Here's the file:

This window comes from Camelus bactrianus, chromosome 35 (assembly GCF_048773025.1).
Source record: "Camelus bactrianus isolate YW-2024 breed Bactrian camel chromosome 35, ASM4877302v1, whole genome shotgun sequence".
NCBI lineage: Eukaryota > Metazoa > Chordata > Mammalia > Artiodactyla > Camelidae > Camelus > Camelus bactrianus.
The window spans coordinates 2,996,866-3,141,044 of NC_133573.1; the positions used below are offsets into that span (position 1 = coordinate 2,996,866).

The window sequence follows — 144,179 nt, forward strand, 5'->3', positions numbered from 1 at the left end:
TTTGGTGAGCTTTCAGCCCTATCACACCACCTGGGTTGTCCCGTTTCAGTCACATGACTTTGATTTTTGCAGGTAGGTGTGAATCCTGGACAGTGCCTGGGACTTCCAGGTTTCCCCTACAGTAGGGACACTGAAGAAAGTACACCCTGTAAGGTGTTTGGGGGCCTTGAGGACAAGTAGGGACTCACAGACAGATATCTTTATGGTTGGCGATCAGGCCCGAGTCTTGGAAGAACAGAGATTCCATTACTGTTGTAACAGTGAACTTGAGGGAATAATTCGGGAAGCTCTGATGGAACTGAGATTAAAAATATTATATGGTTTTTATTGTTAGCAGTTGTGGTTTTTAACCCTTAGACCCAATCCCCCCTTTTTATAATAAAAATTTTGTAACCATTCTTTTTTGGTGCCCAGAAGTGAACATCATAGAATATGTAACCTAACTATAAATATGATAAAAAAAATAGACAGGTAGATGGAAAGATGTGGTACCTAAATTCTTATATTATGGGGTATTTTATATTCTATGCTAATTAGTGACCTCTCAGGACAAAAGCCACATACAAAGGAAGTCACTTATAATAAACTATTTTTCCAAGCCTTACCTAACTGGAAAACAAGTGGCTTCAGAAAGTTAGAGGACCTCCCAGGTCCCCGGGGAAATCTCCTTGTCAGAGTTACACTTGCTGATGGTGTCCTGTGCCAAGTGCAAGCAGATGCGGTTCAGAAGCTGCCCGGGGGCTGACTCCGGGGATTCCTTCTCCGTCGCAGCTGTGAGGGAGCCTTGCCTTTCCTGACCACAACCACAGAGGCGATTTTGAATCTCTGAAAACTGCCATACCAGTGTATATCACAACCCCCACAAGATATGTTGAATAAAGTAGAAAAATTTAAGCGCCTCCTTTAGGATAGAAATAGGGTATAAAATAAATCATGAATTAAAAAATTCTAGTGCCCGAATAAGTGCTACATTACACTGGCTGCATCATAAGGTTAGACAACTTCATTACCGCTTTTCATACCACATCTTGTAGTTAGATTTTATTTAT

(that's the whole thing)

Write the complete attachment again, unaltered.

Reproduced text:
This window comes from Camelus bactrianus, chromosome 35 (assembly GCF_048773025.1).
Source record: "Camelus bactrianus isolate YW-2024 breed Bactrian camel chromosome 35, ASM4877302v1, whole genome shotgun sequence".
NCBI lineage: Eukaryota > Metazoa > Chordata > Mammalia > Artiodactyla > Camelidae > Camelus > Camelus bactrianus.
The window spans coordinates 2,996,866-3,141,044 of NC_133573.1; the positions used below are offsets into that span (position 1 = coordinate 2,996,866).

The window sequence follows — 144,179 nt, forward strand, 5'->3', positions numbered from 1 at the left end:
TTTGGTGAGCTTTCAGCCCTATCACACCACCTGGGTTGTCCCGTTTCAGTCACATGACTTTGATTTTTGCAGGTAGGTGTGAATCCTGGACAGTGCCTGGGACTTCCAGGTTTCCCCTACAGTAGGGACACTGAAGAAAGTACACCCTGTAAGGTGTTTGGGGGCCTTGAGGACAAGTAGGGACTCACAGACAGATATCTTTATGGTTGGCGATCAGGCCCGAGTCTTGGAAGAACAGAGATTCCATTACTGTTGTAACAGTGAACTTGAGGGAATAATTCGGGAAGCTCTGATGGAACTGAGATTAAAAATATTATATGGTTTTTATTGTTAGCAGTTGTGGTTTTTAACCCTTAGACCCAATCCCCCCTTTTTATAATAAAAATTTTGTAACCATTCTTTTTTGGTGCCCAGAAGTGAACATCATAGAATATGTAACCTAACTATAAATATGATAAAAAAAATAGACAGGTAGATGGAAAGATGTGGTACCTAAATTCTTATATTATGGGGTATTTTATATTCTATGCTAATTAGTGACCTCTCAGGACAAAAGCCACATACAAAGGAAGTCACTTATAATAAACTATTTTTCCAAGCCTTACCTAACTGGAAAACAAGTGGCTTCAGAAAGTTAGAGGACCTCCCAGGTCCCCGGGGAAATCTCCTTGTCAGAGTTACACTTGCTGATGGTGTCCTGTGCCAAGTGCAAGCAGATGCGGTTCAGAAGCTGCCCGGGGGCTGACTCCGGGGATTCCTTCTCCGTCGCAGCTGTGAGGGAGCCTTGCCTTTCCTGACCACAACCACAGAGGCGATTTTGAATCTCTGAAAACTGCCATACCAGTGTATATCACAACCCCCACAAGATATGTTGAATAAAGTAGAAAAATTTAAGCGCCTCCTTTAGGATAGAAATAGGGTATAAAATAAATCATGAATTAAAAAATTCTAGTGCCCGAATAAGTGCTACATTACACTGGCTGCATCATAAGGTTAGACAACTTCATTACCGCTTTTCATACCACATCTTGTAGTTAGATTTTATTTAT